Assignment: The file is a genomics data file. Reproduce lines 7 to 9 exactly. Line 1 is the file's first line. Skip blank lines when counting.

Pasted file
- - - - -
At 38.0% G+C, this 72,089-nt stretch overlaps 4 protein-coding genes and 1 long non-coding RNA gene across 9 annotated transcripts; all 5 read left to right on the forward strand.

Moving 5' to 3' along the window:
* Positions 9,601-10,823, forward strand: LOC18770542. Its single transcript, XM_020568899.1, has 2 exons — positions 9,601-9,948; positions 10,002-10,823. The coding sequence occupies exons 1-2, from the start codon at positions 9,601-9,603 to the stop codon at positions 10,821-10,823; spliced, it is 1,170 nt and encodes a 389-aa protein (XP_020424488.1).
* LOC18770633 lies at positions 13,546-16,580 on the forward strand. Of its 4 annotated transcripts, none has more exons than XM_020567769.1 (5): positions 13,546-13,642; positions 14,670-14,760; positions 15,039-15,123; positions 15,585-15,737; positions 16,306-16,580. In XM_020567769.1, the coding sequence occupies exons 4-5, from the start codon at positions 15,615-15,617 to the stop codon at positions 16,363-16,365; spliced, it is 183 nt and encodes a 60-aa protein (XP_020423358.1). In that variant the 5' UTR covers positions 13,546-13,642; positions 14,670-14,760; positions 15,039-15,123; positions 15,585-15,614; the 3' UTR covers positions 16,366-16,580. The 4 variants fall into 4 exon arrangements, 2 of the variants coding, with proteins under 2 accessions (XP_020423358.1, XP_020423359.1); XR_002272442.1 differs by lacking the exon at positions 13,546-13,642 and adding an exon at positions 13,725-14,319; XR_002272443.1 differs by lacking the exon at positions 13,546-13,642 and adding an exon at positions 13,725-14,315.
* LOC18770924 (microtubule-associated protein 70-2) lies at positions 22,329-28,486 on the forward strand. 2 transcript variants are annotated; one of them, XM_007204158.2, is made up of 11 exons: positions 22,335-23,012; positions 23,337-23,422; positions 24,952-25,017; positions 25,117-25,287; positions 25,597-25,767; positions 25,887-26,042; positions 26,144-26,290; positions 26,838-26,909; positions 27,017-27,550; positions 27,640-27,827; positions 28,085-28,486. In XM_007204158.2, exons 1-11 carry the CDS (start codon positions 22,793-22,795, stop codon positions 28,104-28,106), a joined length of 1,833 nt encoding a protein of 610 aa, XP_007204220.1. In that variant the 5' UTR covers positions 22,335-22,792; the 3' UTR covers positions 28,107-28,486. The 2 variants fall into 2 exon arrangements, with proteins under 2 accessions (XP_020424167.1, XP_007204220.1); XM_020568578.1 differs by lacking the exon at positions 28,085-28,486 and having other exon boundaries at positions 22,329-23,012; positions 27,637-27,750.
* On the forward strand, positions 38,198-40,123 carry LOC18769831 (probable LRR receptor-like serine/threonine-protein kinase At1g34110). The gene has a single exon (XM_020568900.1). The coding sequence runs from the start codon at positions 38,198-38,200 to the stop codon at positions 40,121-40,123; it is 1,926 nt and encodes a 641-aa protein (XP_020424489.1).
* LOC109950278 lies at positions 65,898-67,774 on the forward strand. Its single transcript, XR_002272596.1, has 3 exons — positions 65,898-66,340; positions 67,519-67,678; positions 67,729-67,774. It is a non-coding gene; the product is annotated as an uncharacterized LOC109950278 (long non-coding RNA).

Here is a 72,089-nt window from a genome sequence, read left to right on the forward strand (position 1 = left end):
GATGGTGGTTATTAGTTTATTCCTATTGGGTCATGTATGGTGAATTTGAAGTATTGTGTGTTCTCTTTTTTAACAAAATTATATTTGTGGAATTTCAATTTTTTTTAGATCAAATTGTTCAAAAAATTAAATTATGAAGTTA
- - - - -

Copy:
* LOC109950278 lies at positions 65,898-67,774 on the forward strand. Its single transcript, XR_002272596.1, has 3 exons — positions 65,898-66,340; positions 67,519-67,678; positions 67,729-67,774. It is a non-coding gene; the product is annotated as an uncharacterized LOC109950278 (long non-coding RNA).

Here is a 72,089-nt window from a genome sequence, read left to right on the forward strand (position 1 = left end):
GATGGTGGTTATTAGTTTATTCCTATTGGGTCATGTATGGTGAATTTGAAGTATTGTGTGTTCTCTTTTTTAACAAAATTATATTTGTGGAATTTCAATTTTTTTTAGATCAAATTGTTCAAAAAATTAAATTATGAAGTTA